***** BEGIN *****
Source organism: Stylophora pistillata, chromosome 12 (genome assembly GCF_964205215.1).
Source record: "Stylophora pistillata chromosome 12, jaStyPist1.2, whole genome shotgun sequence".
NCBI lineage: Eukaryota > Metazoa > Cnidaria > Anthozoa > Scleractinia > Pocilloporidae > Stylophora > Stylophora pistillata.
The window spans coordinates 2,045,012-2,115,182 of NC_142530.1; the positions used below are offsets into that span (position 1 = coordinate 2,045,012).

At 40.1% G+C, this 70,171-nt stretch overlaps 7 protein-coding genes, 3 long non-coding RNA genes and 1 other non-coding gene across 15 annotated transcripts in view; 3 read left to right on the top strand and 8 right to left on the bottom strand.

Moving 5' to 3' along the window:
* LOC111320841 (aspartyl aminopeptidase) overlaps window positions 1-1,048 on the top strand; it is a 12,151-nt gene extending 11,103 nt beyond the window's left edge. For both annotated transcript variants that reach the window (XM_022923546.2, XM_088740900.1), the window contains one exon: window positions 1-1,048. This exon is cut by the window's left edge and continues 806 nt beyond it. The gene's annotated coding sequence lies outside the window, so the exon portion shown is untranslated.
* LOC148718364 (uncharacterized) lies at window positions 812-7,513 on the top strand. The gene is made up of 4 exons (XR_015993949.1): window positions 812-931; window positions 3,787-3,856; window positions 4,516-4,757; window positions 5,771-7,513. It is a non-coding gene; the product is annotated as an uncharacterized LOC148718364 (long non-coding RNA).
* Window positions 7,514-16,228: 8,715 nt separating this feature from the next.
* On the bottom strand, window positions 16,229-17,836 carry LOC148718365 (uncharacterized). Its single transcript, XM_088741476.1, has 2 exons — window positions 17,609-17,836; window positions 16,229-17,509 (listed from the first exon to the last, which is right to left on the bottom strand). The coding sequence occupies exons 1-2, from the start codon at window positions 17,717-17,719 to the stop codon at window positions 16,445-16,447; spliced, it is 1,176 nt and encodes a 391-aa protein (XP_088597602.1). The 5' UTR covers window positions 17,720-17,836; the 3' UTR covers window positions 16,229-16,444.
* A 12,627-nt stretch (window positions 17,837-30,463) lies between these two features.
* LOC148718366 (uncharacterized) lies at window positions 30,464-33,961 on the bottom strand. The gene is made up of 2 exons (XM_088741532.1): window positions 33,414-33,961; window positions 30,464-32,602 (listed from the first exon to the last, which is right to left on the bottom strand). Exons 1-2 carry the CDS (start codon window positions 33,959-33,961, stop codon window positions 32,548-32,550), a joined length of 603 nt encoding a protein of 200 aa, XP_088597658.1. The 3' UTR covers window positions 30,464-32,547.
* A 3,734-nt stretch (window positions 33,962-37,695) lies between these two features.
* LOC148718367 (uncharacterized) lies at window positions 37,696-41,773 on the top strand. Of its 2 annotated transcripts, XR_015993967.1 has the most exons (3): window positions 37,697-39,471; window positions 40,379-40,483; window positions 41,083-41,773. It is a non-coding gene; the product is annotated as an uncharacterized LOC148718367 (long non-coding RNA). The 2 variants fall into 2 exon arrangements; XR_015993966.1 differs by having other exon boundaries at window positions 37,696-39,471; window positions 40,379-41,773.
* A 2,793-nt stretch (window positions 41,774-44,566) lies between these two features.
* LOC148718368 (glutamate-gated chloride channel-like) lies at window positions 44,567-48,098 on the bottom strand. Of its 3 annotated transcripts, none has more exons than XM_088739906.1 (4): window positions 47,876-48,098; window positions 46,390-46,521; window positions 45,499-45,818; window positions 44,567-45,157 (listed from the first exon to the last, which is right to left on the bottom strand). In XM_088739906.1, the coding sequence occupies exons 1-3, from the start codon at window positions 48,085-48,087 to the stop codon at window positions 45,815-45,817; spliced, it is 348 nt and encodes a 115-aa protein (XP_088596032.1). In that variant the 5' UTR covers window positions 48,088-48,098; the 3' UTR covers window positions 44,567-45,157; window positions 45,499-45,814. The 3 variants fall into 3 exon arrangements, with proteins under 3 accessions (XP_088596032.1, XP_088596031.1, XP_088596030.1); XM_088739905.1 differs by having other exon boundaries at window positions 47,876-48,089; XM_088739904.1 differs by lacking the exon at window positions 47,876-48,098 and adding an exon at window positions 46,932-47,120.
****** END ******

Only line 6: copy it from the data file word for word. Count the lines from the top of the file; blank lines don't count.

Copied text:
Moving 5' to 3' along the window: